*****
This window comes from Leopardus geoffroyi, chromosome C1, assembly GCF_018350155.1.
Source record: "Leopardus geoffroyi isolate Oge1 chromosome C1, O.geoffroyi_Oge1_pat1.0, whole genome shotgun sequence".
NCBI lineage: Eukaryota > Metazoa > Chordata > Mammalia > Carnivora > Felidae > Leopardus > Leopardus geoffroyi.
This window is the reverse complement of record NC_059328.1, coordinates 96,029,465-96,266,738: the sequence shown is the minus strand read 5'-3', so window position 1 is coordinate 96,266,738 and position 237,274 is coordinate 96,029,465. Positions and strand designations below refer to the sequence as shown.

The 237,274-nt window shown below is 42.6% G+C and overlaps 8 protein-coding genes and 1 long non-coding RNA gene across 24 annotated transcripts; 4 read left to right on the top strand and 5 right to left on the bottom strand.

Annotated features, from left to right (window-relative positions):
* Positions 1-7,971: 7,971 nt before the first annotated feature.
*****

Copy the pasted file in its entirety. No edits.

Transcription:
This window comes from Leopardus geoffroyi, chromosome C1, assembly GCF_018350155.1.
Source record: "Leopardus geoffroyi isolate Oge1 chromosome C1, O.geoffroyi_Oge1_pat1.0, whole genome shotgun sequence".
NCBI lineage: Eukaryota > Metazoa > Chordata > Mammalia > Carnivora > Felidae > Leopardus > Leopardus geoffroyi.
This window is the reverse complement of record NC_059328.1, coordinates 96,029,465-96,266,738: the sequence shown is the minus strand read 5'-3', so window position 1 is coordinate 96,266,738 and position 237,274 is coordinate 96,029,465. Positions and strand designations below refer to the sequence as shown.

The 237,274-nt window shown below is 42.6% G+C and overlaps 8 protein-coding genes and 1 long non-coding RNA gene across 24 annotated transcripts; 4 read left to right on the top strand and 5 right to left on the bottom strand.

Annotated features, from left to right (window-relative positions):
* Positions 1-7,971: 7,971 nt before the first annotated feature.